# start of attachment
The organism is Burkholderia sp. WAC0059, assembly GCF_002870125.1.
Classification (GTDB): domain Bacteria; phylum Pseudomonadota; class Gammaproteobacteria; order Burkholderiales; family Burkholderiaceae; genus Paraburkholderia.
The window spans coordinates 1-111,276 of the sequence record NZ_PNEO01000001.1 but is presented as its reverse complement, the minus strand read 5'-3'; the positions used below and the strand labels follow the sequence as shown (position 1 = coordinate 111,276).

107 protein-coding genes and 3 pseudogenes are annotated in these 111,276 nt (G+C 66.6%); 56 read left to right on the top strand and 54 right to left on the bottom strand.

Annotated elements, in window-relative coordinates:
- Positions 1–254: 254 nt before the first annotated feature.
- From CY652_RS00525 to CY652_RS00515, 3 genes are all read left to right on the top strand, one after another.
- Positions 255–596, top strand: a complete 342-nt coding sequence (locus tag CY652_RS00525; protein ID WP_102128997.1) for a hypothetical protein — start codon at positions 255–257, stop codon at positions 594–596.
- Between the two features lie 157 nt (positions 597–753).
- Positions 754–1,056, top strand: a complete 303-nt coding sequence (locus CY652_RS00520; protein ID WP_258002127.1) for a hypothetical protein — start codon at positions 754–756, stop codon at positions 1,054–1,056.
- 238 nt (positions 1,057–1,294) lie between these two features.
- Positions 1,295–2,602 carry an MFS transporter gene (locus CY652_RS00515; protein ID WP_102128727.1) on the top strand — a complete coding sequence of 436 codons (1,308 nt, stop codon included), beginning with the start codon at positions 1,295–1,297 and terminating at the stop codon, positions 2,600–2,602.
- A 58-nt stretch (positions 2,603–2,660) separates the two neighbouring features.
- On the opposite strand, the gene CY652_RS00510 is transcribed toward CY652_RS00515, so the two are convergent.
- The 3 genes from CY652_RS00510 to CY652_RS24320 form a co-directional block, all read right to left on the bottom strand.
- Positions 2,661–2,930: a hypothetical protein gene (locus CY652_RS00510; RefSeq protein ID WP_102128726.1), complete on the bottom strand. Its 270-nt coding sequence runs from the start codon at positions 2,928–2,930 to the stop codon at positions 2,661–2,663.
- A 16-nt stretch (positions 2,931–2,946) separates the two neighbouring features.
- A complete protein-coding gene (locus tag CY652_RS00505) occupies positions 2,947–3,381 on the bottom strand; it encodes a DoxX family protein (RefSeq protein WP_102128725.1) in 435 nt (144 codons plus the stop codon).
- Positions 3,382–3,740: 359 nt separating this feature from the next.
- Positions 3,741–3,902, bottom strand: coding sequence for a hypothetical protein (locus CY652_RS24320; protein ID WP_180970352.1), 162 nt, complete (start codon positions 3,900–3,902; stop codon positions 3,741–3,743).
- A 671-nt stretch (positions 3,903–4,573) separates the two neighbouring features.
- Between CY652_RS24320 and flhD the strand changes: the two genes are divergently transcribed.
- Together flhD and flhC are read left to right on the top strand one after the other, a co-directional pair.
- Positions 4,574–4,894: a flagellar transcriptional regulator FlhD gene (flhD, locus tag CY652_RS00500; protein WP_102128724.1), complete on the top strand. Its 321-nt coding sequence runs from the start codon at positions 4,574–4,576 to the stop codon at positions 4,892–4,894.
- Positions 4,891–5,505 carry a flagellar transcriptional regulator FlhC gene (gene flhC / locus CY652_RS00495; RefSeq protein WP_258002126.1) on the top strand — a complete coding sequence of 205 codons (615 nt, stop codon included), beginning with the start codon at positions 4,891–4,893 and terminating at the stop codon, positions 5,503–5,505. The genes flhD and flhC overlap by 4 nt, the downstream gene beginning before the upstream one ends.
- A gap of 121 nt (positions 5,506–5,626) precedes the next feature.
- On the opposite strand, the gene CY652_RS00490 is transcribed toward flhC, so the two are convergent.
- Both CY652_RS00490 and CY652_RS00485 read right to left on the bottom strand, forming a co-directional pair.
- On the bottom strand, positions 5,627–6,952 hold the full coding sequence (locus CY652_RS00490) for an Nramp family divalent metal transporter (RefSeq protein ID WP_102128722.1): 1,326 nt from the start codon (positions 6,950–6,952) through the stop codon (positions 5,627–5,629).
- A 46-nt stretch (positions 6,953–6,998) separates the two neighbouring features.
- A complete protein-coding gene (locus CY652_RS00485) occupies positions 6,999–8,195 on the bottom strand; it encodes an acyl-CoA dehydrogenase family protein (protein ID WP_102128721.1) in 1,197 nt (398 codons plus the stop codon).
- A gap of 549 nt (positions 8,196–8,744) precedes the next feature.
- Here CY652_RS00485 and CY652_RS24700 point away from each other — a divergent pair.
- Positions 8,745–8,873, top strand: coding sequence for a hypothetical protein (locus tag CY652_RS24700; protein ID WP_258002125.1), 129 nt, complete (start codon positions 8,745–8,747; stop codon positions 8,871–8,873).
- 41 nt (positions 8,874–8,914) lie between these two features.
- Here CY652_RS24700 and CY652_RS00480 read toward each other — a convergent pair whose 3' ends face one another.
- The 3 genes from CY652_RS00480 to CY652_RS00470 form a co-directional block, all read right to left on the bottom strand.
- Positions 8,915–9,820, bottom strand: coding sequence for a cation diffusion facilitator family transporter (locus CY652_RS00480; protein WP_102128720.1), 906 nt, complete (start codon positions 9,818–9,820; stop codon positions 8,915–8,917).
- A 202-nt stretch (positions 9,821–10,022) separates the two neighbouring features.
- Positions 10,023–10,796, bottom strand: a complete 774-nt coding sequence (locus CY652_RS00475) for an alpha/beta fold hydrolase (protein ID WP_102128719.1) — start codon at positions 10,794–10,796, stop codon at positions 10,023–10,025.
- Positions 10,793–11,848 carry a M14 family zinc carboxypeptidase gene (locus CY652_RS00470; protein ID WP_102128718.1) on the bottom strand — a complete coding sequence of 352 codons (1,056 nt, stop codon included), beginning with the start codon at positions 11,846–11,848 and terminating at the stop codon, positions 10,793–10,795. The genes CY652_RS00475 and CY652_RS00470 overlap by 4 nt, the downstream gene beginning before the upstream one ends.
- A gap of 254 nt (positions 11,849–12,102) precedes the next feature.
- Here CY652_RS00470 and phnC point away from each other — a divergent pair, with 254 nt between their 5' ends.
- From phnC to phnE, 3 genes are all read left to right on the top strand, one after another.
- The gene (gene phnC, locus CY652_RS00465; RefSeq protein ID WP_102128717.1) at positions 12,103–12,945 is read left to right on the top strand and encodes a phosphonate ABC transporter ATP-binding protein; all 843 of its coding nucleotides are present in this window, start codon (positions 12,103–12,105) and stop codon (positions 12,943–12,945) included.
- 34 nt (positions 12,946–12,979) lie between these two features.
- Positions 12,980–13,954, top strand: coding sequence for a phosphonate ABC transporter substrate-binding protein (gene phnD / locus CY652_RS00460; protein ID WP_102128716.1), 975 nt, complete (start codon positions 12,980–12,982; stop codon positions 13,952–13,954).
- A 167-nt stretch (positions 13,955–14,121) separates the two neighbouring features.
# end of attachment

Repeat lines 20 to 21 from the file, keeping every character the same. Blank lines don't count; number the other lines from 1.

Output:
- Positions 3,741–3,902, bottom strand: coding sequence for a hypothetical protein (locus CY652_RS24320; protein ID WP_180970352.1), 162 nt, complete (start codon positions 3,900–3,902; stop codon positions 3,741–3,743).
- A 671-nt stretch (positions 3,903–4,573) separates the two neighbouring features.